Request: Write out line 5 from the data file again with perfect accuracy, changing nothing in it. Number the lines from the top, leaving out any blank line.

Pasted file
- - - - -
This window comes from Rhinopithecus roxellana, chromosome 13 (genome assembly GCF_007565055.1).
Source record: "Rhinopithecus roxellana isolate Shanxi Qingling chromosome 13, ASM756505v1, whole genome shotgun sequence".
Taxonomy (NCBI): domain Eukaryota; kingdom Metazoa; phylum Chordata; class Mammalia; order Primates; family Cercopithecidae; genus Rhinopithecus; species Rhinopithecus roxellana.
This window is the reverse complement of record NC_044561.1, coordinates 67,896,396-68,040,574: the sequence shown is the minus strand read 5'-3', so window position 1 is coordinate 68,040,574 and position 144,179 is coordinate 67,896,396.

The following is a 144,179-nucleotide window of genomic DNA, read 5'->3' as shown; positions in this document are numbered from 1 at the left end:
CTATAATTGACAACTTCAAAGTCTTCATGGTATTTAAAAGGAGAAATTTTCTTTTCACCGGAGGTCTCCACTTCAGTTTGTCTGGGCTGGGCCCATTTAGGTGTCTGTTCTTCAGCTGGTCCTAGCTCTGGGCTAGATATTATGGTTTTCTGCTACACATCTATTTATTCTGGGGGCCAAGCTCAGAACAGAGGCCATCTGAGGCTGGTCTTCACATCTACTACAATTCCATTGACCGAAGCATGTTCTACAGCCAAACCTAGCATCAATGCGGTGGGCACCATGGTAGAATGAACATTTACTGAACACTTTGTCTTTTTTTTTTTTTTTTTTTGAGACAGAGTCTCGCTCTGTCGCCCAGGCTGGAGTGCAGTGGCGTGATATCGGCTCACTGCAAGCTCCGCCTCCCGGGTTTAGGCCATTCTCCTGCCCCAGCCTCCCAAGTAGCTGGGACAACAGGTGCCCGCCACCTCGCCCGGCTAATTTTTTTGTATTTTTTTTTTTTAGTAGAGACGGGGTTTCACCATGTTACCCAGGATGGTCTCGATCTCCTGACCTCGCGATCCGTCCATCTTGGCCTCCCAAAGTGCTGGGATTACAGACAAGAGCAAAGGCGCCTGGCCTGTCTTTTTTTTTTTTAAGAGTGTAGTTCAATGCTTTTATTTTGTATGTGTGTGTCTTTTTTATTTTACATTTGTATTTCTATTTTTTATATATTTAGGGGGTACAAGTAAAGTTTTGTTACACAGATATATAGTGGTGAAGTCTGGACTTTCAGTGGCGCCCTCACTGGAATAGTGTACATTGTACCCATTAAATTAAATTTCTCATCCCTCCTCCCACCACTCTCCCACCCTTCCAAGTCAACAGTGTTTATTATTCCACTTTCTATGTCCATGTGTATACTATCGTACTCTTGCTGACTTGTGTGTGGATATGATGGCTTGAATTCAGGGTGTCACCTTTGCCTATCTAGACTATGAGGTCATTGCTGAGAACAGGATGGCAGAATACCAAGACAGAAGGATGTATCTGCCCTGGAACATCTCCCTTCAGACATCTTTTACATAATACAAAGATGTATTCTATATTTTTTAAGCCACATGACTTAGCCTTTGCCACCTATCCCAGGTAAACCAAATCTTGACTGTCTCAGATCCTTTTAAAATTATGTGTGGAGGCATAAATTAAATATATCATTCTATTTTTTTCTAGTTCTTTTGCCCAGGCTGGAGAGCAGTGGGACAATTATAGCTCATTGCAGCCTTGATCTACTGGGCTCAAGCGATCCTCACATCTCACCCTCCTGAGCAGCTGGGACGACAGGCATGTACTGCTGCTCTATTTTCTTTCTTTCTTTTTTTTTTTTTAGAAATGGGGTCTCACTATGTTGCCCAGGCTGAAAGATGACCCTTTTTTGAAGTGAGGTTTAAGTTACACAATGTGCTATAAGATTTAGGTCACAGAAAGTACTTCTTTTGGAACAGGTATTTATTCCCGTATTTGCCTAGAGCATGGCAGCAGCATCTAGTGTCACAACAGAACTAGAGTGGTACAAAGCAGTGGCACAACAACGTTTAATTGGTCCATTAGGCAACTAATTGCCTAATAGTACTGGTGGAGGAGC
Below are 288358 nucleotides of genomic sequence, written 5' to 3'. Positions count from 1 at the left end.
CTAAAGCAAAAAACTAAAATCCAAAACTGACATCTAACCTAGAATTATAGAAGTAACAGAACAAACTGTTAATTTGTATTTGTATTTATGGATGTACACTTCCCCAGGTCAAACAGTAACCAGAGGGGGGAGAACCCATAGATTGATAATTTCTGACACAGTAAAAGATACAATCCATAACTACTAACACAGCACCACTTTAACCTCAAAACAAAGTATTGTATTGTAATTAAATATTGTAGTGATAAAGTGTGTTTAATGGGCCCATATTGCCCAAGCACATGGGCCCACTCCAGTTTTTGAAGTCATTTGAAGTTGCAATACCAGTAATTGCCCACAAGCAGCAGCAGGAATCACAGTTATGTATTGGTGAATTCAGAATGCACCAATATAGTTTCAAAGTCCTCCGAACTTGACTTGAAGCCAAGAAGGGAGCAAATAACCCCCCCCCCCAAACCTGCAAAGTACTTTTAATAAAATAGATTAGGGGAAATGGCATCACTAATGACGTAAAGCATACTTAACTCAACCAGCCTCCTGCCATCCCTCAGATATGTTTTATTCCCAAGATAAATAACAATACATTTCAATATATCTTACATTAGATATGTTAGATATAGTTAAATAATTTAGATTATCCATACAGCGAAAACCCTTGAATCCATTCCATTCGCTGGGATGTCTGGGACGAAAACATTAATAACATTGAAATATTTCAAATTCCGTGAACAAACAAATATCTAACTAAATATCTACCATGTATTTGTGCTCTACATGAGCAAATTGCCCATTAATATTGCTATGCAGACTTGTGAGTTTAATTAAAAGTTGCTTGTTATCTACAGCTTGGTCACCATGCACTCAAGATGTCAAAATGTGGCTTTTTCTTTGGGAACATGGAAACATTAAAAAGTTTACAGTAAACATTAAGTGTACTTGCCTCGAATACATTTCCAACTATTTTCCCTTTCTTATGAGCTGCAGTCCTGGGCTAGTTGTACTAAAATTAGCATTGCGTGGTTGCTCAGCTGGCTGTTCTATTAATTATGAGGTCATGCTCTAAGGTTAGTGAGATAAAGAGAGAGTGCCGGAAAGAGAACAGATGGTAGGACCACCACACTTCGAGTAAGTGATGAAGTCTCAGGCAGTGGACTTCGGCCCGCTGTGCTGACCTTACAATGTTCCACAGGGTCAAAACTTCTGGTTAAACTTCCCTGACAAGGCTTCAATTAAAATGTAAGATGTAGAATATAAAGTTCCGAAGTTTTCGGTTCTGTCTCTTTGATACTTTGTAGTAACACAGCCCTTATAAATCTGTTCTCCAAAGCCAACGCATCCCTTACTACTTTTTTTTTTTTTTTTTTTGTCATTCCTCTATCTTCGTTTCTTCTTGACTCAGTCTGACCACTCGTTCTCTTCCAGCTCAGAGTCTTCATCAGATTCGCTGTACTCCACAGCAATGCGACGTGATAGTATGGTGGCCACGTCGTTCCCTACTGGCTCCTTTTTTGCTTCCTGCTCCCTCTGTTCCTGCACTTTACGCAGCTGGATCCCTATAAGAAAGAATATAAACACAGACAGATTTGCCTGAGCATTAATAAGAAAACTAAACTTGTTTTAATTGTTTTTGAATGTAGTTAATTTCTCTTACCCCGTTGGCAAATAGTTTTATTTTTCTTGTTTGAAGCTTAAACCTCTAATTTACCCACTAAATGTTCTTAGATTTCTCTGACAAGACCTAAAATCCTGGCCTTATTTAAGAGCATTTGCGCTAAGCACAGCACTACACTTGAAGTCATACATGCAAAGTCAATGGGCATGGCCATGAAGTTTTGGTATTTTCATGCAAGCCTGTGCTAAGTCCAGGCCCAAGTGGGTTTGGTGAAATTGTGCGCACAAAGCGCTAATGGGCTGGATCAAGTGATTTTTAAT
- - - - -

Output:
The following is a 144,179-nucleotide window of genomic DNA, read 5'->3' as shown; positions in this document are numbered from 1 at the left end: